Scottsdale Interior Designer, Peg Kusner, Turns Home Offices Into Aligned and Authentic Work Spaces

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Peg Kusner, owner of Peg Kusner Designer and creator of Style Story and Beyond Your Kitchen Table, is known for creating functional, comfortable and beautiful spaces that tell personal stories. She shares how creative self-discovery can break through preconceived notions of interior design and lead to remarkably storied spaces.

SBT: Tell us about your business and how you’re helping clients these days.

Peg: Most of my clients are entrepreneurs who need help with their home office. After they’ve experienced the power of design in their workspace they often hire me to design their entire home.

SBT: What’s the big problem that home-based entrepreneurs experience with their work space?

Peg: What generally motivates people to get hold of me in the first place is a feeling of disconnect between the persona that they’re projecting with their online brand through videos, YouTube or their website and reality. We curate these wonderful pictures on Instagram and Facebook of this magical airbrushed life. Things are not quite as beautiful as they look online and I think entrepreneurs easily fall prey to imposter syndrome. They know that just behind the camera where their audience can’t see is a stack of files and an entire office in disarray, if they even have an office. Nine times out of 10 my clients are working off a kitchen table and there is this lingering doubt that they’re not as professional and pulled together as they seem online.

SBT: How do you help them remedy that?

Peg: I have a client who, for example, who wanted her office to feel “done” but she didn’t know what that looked like or how to get there. So I guide my clients through a very personal process of connecting that professional image with soul.

SBT: It’s an interesting juxtaposition isn’t it? We’ve been conditioned to keep our personal and professional lives separate and now we’re seeing this shift toward being authentic and congruous. It takes some time and focus to reconcile those mindset and practices in a way that actually feels good right?

Peg: Absolutely. There’s a famous quote that says your home is a reflection of your soul. If your office is a disaster zone then it’s a fair reflection that you’re going through a lot of inner turmoil. The reverse is also true. When your work life is organized, it reflects the best qualities of you and your work, and amplifies all the best qualities.

SBT: What’s the most important question that entrepreneurs, especially those who work from home, need to ask before carving out or redesigning their workspace?

Peg:  Start with asking this one question: “Why now?”, then think about what’s working and what’s not working because that’s usually a huge indicator of the design direction. Then I guide my clients through my signature process called Style Story, which is introspective and fun. Through my career working in fashion and retail I always asked clients questions to get to know them and get a feel for their style and vibe. It’s an intuitive process that helped me nail a client’s style quickly and give them exactly what they wanted. When I evolved into interior design, I did the same thing and people always say “Wow, how did you figure me out?” Many designers are intuitive about design.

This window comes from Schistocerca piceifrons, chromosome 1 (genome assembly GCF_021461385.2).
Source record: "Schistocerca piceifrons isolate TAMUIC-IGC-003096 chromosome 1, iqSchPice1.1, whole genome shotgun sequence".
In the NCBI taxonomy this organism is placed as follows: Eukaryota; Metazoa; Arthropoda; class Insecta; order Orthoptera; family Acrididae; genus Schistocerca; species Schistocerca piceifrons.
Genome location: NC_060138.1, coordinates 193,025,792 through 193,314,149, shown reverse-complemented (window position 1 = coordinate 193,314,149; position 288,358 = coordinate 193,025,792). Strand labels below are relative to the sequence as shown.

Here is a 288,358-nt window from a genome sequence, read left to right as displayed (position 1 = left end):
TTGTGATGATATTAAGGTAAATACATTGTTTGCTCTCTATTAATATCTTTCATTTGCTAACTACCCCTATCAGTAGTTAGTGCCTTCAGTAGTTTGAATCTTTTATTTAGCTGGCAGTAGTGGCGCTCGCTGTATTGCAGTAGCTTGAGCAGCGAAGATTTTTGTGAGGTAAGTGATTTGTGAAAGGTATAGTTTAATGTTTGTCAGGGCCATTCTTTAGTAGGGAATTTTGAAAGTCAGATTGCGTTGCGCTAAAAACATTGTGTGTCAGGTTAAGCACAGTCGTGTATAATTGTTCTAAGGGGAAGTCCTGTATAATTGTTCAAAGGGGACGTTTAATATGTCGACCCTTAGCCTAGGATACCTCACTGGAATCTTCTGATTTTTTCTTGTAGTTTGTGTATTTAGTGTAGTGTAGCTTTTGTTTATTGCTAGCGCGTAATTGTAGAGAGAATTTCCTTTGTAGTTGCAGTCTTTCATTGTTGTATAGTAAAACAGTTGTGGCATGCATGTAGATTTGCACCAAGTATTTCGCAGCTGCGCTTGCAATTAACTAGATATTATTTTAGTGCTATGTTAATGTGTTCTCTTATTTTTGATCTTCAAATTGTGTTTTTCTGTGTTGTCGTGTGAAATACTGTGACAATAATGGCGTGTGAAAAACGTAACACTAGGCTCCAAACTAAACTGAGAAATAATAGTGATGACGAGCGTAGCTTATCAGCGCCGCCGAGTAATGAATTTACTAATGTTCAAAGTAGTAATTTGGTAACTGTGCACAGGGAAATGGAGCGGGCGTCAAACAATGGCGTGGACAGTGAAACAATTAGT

SBT: How is your approach and process different from other designers?

What’s different here is that I realized I needed to formalize and articulate the process so that anyone can figure out their own style if they follow the process. Also, my process is specifically tailored process for home-based creative entrepreneurs. It gives them the flexibility to hire me to do design their space or go through the process on their own with my Beyond the Kitchen Table program, which walks clients through the process from beginning to end. They figure out their own style story, visually and verbally, and walk away with a beautiful roadmap to make decisions in every aspect of it.

SBT: How do you help clients get through the fear of making the wrong choice and wasting their money on items that don’t work in their space?

Peg: Here’s the cool thing. Whether you’ve worked through this process one-on-one with me or through Beyond Your Kitchen Table on your own, you have a set of three to five words that are unique to your personal style. I have clients personally put together a series of images that connote those words. For example, my words are creative, calm and inspired, which are great words but how those words look and get expressed are different for everyone. I walk my clients through an actual illustrated journal where we pull together their images for their related words.

For example, when I say the word inspired, the way that translates in my office is that I have a huge bulletin board covered with inspirational quotes and a whiteboard with lots of different colored magic markers that I doodle on. I have a chalkboard with pictures of animals and inspirational images that I pulled from magazines. I’ve got fun, quirky things all over the place like personal artwork and several big glass jars full of markers, pens, pencils and paper at the ready. I have a bookshelf full of inspirational shelter magazines and design books. That’s what inspiration means to me.

I love color and I work with it every day, but for my own personal space, those colors are neutral so I can concentrate on my clients. Everything is bleached out woods and an off-light cream on the walls. All my lighting is very clean and simple. I want the projects I’m working on to be the primary interest. That’s comfortable for me.